Slippery hands/fingers

July 29, 2017, 1:37 PM · Hello musicians out there :)

I sometimes have slippery fingers, making it difficult to balance the violin with my left hand (I play sans shoulder rest), which leads to very narrow vibrato and sloppy shiftings.
My hands are not dirty - they actually feel too clean, hence the slippery feeling. My bow arm isn't affected though.

Any suggestions? :/

Replies (14)

July 29, 2017, 6:20 PM · Would the problem be solved if you.........used a shoulder rest? Maybe? Possibly? Especially since I do not think the violin itself could cause your hands to be slippery and we do not know exactly why your hands are slippery. I personally can not imagine trying to balance the violin with my left hand.
July 29, 2017, 10:51 PM · I sometimes do play with a shoulder rest, but it's still slippery. I don't have that "secure" feeling.
July 30, 2017, 9:49 AM · Maybe you should find a new chin rest and shoulder rest that fits your physique?
July 30, 2017, 9:58 AM · Do you have a varnished or an oiled neck?
July 30, 2017, 10:53 AM · Honestly I don't know.. Is there any way to tell from a picture? (The link should work)

https://imgur.com/dMdBrAj

July 30, 2017, 11:05 AM · What if you used a light dusting of chalk on your hands? Or maybe wipe your hands using the cloth you clean the rosin off with?
Edited: July 30, 2017, 11:51 AM · Eat chocolate before practicing holding it in your left hand. If it does not help. try some honey. Match the colour with that of rosin you use.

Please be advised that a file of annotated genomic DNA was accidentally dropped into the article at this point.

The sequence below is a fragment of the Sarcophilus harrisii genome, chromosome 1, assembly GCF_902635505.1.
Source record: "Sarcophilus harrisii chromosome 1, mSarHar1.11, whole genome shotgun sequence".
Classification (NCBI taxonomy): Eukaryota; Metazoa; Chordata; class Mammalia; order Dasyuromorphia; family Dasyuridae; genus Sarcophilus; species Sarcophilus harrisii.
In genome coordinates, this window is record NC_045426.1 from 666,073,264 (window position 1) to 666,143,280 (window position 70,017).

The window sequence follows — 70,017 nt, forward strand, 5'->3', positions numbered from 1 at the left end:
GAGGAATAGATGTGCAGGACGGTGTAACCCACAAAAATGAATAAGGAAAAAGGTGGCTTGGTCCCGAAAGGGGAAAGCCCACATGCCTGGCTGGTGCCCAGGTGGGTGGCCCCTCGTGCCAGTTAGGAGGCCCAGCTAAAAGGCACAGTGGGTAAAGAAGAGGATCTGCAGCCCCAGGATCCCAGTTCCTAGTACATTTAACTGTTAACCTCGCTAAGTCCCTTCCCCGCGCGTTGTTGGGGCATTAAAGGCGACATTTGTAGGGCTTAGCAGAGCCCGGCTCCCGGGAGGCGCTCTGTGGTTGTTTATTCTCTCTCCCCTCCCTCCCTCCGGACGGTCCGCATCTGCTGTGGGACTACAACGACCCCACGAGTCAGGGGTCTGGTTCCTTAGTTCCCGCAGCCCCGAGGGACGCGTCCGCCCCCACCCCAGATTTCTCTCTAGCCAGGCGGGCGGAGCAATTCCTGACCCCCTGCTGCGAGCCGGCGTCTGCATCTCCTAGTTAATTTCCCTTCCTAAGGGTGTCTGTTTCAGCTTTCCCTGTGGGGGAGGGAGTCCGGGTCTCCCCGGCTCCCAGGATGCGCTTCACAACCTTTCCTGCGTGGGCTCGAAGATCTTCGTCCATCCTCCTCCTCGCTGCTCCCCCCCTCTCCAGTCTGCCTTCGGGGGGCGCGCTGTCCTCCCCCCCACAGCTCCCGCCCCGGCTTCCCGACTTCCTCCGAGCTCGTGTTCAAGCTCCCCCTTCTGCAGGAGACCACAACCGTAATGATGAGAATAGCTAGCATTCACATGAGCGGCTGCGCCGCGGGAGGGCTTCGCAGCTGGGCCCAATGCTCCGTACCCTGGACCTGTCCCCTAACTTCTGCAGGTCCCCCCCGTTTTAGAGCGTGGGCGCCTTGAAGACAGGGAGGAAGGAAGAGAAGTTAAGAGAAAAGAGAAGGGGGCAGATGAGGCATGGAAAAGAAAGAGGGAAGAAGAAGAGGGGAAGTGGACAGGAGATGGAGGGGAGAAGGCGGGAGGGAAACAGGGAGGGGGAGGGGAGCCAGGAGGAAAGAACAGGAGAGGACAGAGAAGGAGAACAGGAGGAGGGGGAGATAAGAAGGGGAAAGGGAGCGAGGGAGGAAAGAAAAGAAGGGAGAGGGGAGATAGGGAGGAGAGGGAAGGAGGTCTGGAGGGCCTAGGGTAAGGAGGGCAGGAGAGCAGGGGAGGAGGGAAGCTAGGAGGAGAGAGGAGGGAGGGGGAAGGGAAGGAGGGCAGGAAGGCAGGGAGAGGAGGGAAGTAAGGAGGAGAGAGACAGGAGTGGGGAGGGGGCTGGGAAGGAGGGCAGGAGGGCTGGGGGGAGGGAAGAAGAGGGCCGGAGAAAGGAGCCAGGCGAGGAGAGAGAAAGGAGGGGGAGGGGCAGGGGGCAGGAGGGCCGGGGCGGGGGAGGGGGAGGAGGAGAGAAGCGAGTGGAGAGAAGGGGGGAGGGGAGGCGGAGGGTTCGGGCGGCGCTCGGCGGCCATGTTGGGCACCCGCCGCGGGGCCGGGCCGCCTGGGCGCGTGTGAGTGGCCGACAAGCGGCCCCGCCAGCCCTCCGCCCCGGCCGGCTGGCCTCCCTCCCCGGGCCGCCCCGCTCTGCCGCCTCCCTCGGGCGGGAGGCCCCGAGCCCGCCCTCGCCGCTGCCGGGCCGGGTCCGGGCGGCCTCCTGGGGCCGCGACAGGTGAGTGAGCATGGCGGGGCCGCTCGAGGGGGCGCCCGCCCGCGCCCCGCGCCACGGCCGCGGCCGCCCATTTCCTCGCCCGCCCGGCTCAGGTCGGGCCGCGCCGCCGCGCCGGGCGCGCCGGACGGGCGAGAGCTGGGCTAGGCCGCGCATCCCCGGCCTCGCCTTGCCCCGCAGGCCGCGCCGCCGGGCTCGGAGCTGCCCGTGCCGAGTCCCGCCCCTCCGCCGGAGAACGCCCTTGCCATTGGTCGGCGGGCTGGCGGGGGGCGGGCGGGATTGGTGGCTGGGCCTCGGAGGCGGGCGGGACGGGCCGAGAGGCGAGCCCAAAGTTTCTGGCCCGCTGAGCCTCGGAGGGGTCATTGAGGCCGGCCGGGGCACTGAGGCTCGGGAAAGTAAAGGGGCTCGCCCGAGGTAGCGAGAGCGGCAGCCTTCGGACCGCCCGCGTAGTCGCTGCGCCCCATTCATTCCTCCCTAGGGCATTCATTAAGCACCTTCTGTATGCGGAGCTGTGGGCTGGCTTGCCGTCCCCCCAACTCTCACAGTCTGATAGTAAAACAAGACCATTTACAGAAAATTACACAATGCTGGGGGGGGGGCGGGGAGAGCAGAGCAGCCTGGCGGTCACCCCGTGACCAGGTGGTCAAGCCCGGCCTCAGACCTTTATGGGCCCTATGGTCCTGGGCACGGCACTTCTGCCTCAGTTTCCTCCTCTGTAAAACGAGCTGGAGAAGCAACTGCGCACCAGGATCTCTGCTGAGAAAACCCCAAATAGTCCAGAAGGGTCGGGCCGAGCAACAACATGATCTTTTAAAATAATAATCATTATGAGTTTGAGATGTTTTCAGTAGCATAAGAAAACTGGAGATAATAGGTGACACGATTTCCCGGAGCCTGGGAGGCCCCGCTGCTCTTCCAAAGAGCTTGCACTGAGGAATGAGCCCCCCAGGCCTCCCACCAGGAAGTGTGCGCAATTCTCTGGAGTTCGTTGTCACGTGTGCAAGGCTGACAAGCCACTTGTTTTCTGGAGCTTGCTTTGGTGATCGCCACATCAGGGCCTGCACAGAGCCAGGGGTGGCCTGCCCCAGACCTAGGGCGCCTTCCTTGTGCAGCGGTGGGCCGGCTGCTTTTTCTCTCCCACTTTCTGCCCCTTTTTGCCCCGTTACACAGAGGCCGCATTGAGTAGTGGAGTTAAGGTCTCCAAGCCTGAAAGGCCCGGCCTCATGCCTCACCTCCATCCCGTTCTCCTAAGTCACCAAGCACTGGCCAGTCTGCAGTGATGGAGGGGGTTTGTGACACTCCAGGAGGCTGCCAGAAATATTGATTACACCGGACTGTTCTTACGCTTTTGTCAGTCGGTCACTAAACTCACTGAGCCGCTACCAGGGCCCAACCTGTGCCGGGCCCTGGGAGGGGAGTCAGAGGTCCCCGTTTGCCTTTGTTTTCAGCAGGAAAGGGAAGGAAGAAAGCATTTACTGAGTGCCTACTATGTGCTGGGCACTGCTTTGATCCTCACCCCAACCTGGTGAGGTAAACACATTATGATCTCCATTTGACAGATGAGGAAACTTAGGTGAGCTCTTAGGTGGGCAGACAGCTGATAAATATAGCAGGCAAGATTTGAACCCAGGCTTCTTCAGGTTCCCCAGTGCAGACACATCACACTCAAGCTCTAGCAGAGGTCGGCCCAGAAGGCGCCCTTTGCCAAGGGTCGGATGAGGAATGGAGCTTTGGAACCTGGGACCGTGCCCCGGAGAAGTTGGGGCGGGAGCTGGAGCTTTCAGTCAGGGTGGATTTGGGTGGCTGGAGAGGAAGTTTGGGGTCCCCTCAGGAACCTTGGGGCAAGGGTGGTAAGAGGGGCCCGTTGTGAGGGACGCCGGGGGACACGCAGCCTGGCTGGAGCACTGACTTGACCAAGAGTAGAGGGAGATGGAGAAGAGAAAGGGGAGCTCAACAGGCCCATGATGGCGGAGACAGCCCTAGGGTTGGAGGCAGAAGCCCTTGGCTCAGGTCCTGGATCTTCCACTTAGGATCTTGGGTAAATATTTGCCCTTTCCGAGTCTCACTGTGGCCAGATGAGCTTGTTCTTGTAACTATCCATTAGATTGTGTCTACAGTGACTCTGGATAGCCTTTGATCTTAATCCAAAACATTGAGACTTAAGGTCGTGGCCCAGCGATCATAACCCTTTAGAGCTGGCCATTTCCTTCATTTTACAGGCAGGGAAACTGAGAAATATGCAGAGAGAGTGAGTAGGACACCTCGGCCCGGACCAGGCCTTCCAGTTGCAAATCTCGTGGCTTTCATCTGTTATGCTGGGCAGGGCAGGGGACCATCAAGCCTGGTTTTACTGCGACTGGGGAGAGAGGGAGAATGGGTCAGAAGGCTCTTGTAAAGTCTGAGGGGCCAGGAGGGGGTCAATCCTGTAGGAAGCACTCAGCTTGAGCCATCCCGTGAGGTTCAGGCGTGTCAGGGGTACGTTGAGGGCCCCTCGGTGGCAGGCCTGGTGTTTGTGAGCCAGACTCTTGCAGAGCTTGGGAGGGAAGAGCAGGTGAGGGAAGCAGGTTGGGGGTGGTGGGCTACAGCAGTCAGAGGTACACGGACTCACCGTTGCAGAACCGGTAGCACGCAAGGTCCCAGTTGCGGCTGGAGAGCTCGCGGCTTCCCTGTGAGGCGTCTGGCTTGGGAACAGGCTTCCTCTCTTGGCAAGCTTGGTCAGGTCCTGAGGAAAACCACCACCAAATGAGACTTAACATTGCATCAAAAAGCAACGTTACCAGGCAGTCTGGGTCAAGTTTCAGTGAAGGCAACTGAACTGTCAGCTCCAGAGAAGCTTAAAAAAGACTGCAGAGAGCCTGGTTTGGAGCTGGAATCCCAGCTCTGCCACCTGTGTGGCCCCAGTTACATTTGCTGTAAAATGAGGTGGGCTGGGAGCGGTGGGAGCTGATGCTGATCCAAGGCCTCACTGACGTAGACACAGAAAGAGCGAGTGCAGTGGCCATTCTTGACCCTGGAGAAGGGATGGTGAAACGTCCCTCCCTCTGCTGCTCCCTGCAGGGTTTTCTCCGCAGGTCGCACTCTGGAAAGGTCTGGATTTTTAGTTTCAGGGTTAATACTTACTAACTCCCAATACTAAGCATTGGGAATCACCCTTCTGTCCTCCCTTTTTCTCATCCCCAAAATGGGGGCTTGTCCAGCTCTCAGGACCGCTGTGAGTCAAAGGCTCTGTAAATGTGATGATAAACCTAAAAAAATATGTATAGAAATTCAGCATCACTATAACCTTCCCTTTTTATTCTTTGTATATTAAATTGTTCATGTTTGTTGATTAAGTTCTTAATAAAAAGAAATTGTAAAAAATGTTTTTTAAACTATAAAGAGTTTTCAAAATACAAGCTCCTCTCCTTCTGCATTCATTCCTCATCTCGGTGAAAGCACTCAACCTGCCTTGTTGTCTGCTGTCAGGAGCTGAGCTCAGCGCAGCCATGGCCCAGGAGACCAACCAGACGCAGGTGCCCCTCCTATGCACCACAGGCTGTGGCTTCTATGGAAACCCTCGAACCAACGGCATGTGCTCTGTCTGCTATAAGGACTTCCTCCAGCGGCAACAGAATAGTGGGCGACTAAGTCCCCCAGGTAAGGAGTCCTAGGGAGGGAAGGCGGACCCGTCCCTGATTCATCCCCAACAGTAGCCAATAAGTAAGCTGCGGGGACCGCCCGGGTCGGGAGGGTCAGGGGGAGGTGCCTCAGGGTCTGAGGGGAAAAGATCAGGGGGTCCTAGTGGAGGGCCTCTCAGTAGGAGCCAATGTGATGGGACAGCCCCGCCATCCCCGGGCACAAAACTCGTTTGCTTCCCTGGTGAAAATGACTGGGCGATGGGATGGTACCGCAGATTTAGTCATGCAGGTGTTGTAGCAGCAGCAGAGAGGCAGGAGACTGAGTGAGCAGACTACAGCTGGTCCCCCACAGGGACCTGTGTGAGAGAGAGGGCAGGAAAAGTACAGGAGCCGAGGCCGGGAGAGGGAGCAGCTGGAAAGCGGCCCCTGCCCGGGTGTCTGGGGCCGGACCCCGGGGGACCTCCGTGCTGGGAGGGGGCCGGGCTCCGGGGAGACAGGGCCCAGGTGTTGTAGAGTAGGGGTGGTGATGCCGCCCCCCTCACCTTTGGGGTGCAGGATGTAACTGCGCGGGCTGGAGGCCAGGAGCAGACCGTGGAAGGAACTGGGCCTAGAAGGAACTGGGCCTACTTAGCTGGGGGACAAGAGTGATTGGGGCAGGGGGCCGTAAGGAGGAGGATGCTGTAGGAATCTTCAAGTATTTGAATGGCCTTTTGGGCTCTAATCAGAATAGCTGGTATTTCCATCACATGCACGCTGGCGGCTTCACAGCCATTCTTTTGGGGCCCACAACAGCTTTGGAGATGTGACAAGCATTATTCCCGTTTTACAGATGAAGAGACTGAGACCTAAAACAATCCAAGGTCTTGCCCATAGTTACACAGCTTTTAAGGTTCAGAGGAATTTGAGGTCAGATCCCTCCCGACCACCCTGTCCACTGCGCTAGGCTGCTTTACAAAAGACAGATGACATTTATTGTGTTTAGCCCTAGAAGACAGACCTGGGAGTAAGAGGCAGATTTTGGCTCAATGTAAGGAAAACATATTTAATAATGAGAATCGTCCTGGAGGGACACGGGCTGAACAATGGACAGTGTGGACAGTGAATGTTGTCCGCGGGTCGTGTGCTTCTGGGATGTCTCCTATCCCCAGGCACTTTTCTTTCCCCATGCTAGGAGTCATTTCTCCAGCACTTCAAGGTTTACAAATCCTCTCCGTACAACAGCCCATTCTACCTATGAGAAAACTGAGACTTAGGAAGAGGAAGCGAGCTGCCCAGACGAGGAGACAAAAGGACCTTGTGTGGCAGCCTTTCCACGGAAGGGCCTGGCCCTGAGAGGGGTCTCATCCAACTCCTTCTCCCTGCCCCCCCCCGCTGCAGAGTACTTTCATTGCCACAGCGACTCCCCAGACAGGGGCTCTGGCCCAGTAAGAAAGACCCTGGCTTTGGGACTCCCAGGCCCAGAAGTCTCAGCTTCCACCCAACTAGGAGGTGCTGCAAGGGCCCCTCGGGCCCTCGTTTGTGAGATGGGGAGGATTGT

July 30, 2017, 1:03 PM · ..but remove the honey from the base of the index to allow vibrato?
July 30, 2017, 1:11 PM · The neck looks oiled. In this case I dont see much poosibility to improove from the violin side.
July 30, 2017, 2:35 PM · Seriously though, we can try to fing a hand position which supports the violin: "holding it up" rather than "holding it", i.e. depending on balance rather than friction.
Edited: August 1, 2017, 12:22 AM · There's wisdom in the chocolate/honey suggestion because they both raise body temperatures which should facilitate perspiration, serving as a hotfix to slippery (often dry) hands. I have really dry hands too (to the point where my bow falls out of my hand and sometimes it's hard to do a vibrato without my finger shifting up and down the strings) but that never resulted in sloppy shifts or narrow vibrato--mostly because I go for the amplitude I want anyway.

I think most of it can be solved with a decent enough shoulder rest and possibly a chin rest in your case.

EDIT 1: is there a particular reason why you play without a shoulder rest?

August 1, 2017, 2:28 PM · Thanks for the all the suggestions, I will look into the "food solutions" :)

Reply to Cassio Chae - I learned to play with a SR but neglected my left shoulder pain (that came after 10+ minutes of practising) for three years before stumbling across some forum posts arguing about the whole SR thing. I then tried switching to a thick sponge but ultimately completely ditched anything that would come between me and my violin ;) No pain, only gain!

August 2, 2017, 3:11 AM · Indeed the CR-SR combination has to be just right, or it will create more problems than it solves.
Edited: August 2, 2017, 3:24 AM · I lost my SR during a wedding over the weekend and just nudged it out of the way and continued on my way.

I've realized if I would just invest in a higher CR I likely would be just as comfortable without the SR, even with my long neck. I think a lot of the SR dependence in string culture is due to those Guarneri style chinrests that come as 'default' on everything.

I plan to order one of the 'tall' SAS rests in the fall and give that a try. I think the 32 or 35mm one. My viola is already 'chubby' with quite deep ribs.

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